Date: February 27, 2010 | Story: Diane Carroll |
“Make yourself at home. Here’s a glass, grab a plate, and help yourself,” says Lyn Edge. “That’s the feeling I wanted this kitchen to convey to everyone who enters.” A busy grandmother who tends her 4- and 7-year-old granddaughters each day, Lyn needed an open space where family and friends could easily pitch in and where she wouldn’t be closed off from the living areas. What she and her husband, Dr. Otis Edge, began with in their 1930s-era home in Little Rock’s Hillcrest neighborhood, however, was the exact opposite.
Interested in relocating from West Little Rock to the Hillcrest area to be closer to their family, the Edges found a 2,000-square-foot bungalow that seemed a good fit for their needs. While the size and locale were appealing, the kitchen was a disaster. “There were two small cooking and pantry sections, a bathroom, and a screened porch alongside them with a floor that was caving in,” says Lyn. “My jaw dropped when I saw it.”
Determined to make the kitchen as accommodating as the rest of the house, the Edges called in Frank Curtis of Curtis Contracting. They gave him the task of turning the mix of spaces into what Lyn calls “a proper room,” with areas for prep work, cooking and baking, open shelving for accessibility and displaying her pottery collection, plus seating for her granddaughters and other family members to be a part of the action. On top of that, they were interested in using environmentally friendly materials whenever possible. “Common sense choices primarily, avoiding fumes and choosing sustainable options,” adds Lyn.
Curtis, who’s certified by the National Association of Home Builders as a green professional, devised a plan that involved removing the screened porch, gutting the kitchen and bathroom sections and redoing the entire area as one open space, all while following green building practices. “We kept the original footprint and in rebuilding we added insulation, new plumbing and wiring, plus higher-quality doors and windows,” he says, “all of which add energy efficiency where none existed before.”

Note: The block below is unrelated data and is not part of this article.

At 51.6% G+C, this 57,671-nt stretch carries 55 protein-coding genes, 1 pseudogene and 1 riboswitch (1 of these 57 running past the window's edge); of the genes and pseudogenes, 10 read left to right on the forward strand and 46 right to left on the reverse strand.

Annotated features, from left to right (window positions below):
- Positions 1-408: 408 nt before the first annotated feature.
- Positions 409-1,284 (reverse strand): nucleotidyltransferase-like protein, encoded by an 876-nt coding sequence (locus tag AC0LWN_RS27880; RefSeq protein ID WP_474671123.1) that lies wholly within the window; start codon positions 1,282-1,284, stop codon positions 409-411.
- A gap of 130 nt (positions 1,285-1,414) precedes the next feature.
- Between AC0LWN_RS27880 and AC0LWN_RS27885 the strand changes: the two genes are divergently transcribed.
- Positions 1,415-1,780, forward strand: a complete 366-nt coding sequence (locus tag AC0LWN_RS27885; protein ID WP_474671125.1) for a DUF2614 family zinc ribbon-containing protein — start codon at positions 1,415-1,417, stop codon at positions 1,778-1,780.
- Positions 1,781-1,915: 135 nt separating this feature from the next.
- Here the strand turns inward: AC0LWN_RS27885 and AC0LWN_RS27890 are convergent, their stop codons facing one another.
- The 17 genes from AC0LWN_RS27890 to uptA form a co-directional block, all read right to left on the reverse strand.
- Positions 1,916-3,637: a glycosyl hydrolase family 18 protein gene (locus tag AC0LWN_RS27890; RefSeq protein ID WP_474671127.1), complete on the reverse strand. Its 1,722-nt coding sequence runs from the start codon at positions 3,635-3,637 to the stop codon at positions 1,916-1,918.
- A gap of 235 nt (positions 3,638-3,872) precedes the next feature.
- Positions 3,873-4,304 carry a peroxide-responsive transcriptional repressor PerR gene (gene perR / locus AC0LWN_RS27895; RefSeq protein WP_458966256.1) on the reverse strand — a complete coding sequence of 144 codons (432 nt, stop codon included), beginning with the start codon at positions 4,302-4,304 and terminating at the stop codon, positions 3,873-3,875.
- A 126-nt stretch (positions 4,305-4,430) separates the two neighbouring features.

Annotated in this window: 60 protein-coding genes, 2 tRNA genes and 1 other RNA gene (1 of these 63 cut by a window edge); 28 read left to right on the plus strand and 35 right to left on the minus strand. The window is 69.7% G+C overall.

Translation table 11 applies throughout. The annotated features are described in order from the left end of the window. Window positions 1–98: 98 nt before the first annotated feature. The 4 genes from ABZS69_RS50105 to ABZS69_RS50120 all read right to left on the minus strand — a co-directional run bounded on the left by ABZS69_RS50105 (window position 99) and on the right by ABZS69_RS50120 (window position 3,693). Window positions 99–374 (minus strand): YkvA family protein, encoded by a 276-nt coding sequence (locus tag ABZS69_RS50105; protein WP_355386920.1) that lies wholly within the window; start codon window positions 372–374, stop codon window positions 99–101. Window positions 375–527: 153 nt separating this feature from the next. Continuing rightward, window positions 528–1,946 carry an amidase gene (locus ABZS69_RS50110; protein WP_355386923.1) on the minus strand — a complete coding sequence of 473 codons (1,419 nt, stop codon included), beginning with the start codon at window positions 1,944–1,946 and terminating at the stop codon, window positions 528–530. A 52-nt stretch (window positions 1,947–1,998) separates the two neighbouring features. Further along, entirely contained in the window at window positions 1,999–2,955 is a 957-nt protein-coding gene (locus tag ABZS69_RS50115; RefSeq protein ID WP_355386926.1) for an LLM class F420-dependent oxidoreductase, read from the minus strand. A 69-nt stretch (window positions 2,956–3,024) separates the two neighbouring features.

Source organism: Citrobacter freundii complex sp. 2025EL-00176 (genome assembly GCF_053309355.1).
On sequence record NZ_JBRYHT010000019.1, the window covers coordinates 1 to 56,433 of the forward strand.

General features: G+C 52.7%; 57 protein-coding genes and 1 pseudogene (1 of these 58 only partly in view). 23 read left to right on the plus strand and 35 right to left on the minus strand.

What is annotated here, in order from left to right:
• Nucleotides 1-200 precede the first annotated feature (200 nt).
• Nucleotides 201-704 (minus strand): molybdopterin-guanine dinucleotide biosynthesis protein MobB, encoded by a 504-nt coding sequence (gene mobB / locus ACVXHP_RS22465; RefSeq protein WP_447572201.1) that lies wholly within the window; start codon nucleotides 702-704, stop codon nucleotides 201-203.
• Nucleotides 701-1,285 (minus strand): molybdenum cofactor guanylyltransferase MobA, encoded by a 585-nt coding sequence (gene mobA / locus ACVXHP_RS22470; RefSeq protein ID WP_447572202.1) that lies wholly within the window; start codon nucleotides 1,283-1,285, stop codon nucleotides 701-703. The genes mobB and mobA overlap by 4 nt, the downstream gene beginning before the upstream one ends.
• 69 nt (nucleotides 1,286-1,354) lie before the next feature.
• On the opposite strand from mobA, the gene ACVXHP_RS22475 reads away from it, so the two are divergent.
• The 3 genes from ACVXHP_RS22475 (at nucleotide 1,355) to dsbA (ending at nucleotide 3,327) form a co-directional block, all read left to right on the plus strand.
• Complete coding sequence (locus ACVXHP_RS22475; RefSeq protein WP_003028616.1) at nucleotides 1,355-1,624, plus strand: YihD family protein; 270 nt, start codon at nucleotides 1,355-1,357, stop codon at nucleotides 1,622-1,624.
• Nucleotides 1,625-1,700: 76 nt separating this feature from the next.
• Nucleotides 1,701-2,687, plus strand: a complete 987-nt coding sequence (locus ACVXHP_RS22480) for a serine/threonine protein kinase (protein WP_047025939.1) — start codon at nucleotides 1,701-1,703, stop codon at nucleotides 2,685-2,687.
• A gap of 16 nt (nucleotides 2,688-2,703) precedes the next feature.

Materials choices throughout the kitchen followed suit, including stock cabinetry with a finish applied in a ventilated factory setting, a mix of Corian and tile countertops, MDF-composite wood for the trim and ceiling, plus no-VOC paint. Appliances and lighting were chosen based on their energy efficiency ratings, and to enhance the room’s natural light, Curtis vaulted the ceiling in the area where the screened porch had been and added skylights. “It made the space feel larger and the daylight helps warm the room,” he says.
The completed kitchen now features a sink and counter section where open shelving expedites prep and clean-up, and skylights plus a large window make the space warm and inviting. Across from that area, an island with a built-in stovetop gives Lyn uninterrupted views while cooking, and a pair of barstools let family and friends relax nearby. Along the back wall, a refrigerator and pair of ovens are within easy reach, completing the efficient workspace.
“My granddaughters and I bake cookies, cakes or breads nearly every week,” says Lyn, noting that the functional kitchen enhances their time spent together. “When it works well and it’s full of the people and things you love,” she adds, “it’s a place where you make memories, and then it becomes home.”
Builder, remodeler Curtis Contracting Inc., Little Rock
Appliances Metro Appliances & More, Little Rock, Springdale
Cabinetry Alliant Cabinets, Little Rock
Countertop-Corian House of Marble, Little Rock
Countertop-Tile American Tile Supply, North Little Rock
Door, windows, skylight Pella Windows & Doors, North Little Rock
Faucets Falk Plumbing Supply, North Little Rock
Flooring C & P Carpets, Little Rock
Lighting TEC Electric, North Little Rock
Molding, trim Greenfield Millworks, North Little Rock
Paint Sherwin-Williams, locations statewide
Sherwin-Williams’ Harmony no-VOC paint aids indoor air quality
Stock maple cabinetry with a factory-applied finish means less chemicals and fumes onsite
Oak flooring from renewable forests, with original floor salvaged where possible
MDF composite wood trim and ceiling strips are made from wood scraps
Energy Star appliances
Skylight and enlarged window add natural light and feature insulated Low E glass
Corian countertop contains pre-consumer recycled content